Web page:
F. Scott Fitzgerald Archive
From NEA budget cuts to a new F. Scott Fitzgerald story, here's the latest literary news.
My Twitter timeline is big on one meme these days: me then, me now. Sometimes it’s “me in 2006, me in 2016,” but mostly it’s “me at the beginning of 2016, me at the end.”
Maybe it’s because I’m always hungry, but meals have always been some of the most memorable scenes in books. I drink tea from a porcelain tea cup while reading Oscar Wilde, and crave fried okra or salt pork between readings of Faulkner and Harper Lee.
Craft talks regarding omission lean heavily on Hemingway’s Iceberg Theory, what John McPhee recently called, “or, how to fashion critical theory from one of the world’s most venerable clichés.” Aside from the obvious trimming of superfluous language or gratuitous scenes, it could be argued that omission, in one extreme,
Pessimism is not particularly hard. I thought of this last month when I spent an hour in my brother’s kitchen near the baby monitor through which I could hear my poor twenty-two-month-old niece hacking up phlegm. After an hour I began to mistake this noise for the wind, or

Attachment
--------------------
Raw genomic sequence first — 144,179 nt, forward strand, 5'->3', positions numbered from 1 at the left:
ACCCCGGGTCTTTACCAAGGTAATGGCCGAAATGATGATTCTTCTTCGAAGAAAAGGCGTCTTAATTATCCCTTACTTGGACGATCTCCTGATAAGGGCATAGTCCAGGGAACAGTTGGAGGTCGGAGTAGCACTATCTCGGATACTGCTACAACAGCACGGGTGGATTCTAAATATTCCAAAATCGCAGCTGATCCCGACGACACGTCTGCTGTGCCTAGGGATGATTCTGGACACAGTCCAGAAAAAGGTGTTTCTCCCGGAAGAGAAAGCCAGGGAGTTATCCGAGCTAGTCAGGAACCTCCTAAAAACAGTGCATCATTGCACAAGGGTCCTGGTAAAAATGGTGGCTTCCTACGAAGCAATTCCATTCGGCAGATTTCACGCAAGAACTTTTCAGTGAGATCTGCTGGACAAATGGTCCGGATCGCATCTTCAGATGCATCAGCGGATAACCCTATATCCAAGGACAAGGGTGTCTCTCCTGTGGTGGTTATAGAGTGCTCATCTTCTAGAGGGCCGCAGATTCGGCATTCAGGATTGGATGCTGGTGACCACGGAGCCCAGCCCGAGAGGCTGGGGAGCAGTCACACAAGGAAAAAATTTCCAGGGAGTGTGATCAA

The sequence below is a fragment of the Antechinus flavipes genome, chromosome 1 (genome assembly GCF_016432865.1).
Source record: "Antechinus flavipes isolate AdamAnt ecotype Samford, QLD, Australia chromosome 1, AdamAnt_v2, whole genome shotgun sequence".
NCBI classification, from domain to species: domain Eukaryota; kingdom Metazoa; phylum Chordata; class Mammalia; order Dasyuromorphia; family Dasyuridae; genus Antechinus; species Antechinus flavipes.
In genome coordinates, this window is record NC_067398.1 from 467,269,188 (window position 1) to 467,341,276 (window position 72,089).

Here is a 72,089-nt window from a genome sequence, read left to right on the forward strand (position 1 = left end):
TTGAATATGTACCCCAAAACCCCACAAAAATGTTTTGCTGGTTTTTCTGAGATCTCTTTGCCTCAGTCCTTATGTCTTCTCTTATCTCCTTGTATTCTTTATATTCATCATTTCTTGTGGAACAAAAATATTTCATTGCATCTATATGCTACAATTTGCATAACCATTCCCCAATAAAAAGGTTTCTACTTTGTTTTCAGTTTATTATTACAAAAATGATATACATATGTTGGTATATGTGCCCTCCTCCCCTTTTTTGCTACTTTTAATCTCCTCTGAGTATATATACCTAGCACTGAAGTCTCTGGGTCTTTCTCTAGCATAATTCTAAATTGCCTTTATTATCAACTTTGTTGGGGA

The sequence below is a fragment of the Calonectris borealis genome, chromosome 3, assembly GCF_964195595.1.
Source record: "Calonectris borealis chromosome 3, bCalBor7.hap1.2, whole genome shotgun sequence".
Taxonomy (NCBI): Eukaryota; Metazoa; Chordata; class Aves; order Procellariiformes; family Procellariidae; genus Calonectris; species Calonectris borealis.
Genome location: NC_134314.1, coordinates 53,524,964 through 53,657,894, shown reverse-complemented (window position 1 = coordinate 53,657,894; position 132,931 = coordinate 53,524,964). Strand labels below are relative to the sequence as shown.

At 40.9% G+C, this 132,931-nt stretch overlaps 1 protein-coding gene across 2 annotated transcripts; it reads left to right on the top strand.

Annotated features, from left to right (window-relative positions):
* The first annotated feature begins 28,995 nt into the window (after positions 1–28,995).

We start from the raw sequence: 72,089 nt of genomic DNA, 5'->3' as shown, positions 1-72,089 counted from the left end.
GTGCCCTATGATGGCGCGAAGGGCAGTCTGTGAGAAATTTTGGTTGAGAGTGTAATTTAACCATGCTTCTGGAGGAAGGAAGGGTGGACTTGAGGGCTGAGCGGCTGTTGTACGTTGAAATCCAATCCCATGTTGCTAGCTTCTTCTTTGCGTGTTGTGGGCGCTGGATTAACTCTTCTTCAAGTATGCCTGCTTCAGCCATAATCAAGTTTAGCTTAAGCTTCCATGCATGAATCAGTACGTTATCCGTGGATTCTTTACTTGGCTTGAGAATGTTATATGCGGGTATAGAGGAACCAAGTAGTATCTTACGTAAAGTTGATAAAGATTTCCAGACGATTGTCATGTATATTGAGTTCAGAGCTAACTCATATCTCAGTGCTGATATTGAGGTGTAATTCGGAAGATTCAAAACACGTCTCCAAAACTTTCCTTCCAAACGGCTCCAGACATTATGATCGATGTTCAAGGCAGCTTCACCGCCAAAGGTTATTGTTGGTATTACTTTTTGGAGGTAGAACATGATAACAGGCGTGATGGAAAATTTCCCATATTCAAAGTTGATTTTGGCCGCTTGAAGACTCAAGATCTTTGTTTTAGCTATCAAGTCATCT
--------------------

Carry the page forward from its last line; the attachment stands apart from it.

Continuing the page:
Follow this new blog series in 2015, where we’ll delve into the background of character archetypes–the Mad Woman, the Detective, and the Wise Fool, to name a few. In this first installment, we take a look at the Byronic Hero. Origin Story: In literature, the Byronic Hero’s first embodiment is
I didn’t study creative writing as an undergraduate; it wasn’t an option. When I enrolled in the MFA program at University of Washington, what I craved more than workshop (which I’d experienced a few times in continuing education settings) was the elusive “craft” class: reading analytically not to make
“I need to tell you something,” he said. He twirled his spaghetti around his fork. She sipped her wine. “What is it?” “Well.” He shoved the tangle of spaghetti in his mouth and chewed. She fiddled with her spoon. Suddenly, the waitress appeared. She had a grease stain on
We’re deep into summer. So how are you going to get any dang writing done when everything is so easy-breezy? That’s how it feels in Seattle, at least, when, after ten months of rain, we blink up at the sun, smile dumbly, and forget what we were doing. Who wants
It’s getting late, people. And your literary friends expect brilliant Festivus gifts from you. So let’s get cracking! Here’s something for everyone on your list. For the English major: These fake blood page markers and some hipster glasses. (Remember: your goal is not to educate the English major. Your